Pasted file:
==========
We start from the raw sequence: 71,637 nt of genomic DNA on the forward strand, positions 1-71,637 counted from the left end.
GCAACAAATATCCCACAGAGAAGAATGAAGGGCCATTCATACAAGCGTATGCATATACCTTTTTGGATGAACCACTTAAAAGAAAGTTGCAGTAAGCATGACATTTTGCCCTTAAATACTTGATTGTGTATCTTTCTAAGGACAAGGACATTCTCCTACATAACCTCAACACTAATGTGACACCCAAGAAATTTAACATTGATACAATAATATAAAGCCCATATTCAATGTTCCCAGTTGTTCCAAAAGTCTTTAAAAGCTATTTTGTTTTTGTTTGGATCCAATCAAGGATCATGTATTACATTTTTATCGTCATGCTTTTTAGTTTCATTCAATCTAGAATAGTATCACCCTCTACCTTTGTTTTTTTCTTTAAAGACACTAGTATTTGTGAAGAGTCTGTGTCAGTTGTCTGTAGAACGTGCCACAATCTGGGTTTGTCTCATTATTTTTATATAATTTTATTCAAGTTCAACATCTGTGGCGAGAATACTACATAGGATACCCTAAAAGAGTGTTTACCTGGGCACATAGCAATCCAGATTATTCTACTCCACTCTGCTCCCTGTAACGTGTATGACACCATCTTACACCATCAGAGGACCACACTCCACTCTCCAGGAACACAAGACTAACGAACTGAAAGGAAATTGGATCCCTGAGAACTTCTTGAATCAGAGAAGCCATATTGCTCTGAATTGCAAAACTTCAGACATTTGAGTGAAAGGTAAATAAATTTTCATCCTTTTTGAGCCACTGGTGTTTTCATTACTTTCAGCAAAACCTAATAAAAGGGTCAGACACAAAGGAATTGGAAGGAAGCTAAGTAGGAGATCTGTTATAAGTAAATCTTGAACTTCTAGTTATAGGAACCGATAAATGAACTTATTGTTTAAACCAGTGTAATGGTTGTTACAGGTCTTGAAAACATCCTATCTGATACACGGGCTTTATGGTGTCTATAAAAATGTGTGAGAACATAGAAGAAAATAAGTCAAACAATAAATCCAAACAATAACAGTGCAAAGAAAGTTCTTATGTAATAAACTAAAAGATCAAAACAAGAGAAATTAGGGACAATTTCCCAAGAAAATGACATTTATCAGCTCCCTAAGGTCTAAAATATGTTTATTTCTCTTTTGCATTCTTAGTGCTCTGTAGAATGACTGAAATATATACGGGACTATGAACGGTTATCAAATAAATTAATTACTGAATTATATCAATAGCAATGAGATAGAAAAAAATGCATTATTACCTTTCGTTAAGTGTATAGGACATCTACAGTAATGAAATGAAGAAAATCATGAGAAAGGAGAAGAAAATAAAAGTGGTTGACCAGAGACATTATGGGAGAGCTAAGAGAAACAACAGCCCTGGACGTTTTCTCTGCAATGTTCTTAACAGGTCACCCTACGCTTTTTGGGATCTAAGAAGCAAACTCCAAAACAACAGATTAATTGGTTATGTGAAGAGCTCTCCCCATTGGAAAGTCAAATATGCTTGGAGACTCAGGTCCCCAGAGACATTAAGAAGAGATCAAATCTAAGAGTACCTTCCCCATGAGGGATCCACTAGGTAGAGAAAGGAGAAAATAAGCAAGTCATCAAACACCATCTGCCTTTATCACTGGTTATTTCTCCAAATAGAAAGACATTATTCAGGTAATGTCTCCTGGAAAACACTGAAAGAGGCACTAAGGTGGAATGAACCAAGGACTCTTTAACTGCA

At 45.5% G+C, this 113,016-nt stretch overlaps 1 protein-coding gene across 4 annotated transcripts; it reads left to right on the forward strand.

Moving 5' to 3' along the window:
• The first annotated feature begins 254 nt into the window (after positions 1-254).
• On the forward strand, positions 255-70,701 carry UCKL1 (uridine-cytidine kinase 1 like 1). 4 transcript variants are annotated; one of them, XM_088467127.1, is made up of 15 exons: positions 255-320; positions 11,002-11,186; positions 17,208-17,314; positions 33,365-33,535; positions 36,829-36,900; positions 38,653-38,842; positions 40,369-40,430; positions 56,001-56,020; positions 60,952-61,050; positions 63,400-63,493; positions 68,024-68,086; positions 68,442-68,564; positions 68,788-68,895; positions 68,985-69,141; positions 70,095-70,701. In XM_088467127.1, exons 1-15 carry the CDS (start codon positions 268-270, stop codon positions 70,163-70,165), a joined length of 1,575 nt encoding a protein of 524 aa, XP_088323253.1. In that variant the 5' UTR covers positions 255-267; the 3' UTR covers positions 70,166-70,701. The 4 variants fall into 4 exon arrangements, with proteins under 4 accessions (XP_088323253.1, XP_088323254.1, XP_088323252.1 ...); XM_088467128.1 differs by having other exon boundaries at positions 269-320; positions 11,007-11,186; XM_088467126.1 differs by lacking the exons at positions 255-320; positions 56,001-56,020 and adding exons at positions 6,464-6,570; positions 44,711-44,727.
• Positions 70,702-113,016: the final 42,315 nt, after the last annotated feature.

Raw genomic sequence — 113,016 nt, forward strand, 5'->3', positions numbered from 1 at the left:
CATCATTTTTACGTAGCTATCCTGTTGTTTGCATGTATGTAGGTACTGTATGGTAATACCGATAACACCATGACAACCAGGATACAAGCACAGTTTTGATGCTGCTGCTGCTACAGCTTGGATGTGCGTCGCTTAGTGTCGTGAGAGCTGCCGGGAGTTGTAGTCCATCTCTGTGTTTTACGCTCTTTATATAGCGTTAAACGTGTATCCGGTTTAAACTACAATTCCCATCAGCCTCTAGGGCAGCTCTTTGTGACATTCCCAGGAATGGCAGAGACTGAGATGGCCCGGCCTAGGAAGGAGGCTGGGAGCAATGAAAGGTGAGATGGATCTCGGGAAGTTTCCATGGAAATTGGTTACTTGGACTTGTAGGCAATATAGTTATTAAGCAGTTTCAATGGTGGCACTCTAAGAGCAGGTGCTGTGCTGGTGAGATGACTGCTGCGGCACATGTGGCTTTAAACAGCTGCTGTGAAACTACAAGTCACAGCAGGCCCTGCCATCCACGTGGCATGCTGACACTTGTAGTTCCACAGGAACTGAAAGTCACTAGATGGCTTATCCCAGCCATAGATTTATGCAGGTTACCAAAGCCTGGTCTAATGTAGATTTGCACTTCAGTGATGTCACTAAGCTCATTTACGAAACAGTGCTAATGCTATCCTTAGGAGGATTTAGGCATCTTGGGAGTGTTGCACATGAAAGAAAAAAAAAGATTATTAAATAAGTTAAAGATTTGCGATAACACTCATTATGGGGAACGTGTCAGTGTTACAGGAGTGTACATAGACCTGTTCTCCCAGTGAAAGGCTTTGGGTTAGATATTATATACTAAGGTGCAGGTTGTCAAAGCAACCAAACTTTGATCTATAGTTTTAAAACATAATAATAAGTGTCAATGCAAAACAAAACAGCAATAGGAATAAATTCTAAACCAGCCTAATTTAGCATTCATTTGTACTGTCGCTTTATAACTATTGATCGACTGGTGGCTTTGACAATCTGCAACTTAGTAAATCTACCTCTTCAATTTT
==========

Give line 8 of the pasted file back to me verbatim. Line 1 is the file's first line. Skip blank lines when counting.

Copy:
Raw genomic sequence — 113,016 nt, forward strand, 5'->3', positions numbered from 1 at the left: